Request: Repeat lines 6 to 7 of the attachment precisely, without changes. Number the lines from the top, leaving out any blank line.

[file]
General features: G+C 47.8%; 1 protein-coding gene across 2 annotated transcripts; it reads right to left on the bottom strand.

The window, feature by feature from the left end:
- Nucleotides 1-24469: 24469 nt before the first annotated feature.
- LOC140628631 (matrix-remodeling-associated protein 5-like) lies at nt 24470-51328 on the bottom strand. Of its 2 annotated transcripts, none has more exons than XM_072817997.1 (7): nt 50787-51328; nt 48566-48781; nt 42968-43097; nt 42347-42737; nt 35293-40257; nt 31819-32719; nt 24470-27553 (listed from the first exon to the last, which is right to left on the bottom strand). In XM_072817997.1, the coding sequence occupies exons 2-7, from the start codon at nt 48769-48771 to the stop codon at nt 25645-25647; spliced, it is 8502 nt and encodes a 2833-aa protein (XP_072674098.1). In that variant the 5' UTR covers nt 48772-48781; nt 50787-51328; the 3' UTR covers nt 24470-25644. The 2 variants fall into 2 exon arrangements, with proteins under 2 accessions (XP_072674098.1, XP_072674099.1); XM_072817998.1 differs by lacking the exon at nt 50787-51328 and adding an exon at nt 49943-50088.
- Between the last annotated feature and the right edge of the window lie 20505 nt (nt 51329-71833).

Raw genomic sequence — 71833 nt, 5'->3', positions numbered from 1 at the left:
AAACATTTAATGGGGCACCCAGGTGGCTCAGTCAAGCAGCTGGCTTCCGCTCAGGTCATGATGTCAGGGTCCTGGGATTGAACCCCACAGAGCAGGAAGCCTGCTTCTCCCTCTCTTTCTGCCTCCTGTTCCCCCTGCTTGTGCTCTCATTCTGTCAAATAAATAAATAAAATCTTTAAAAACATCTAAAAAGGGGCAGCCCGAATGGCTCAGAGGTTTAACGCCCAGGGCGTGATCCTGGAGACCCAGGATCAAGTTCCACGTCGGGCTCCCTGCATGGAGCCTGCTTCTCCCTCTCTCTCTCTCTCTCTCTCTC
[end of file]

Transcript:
Raw genomic sequence — 71833 nt, 5'->3', positions numbered from 1 at the left:
AAACATTTAATGGGGCACCCAGGTGGCTCAGTCAAGCAGCTGGCTTCCGCTCAGGTCATGATGTCAGGGTCCTGGGATTGAACCCCACAGAGCAGGAAGCCTGCTTCTCCCTCTCTTTCTGCCTCCTGTTCCCCCTGCTTGTGCTCTCATTCTGTCAAATAAATAAATAAAATCTTTAAAAACATCTAAAAAGGGGCAGCCCGAATGGCTCAGAGGTTTAACGCCCAGGGCGTGATCCTGGAGACCCAGGATCAAGTTCCACGTCGGGCTCCCTGCATGGAGCCTGCTTCTCCCTCTCTCTCTCTCTCTCTCTCTC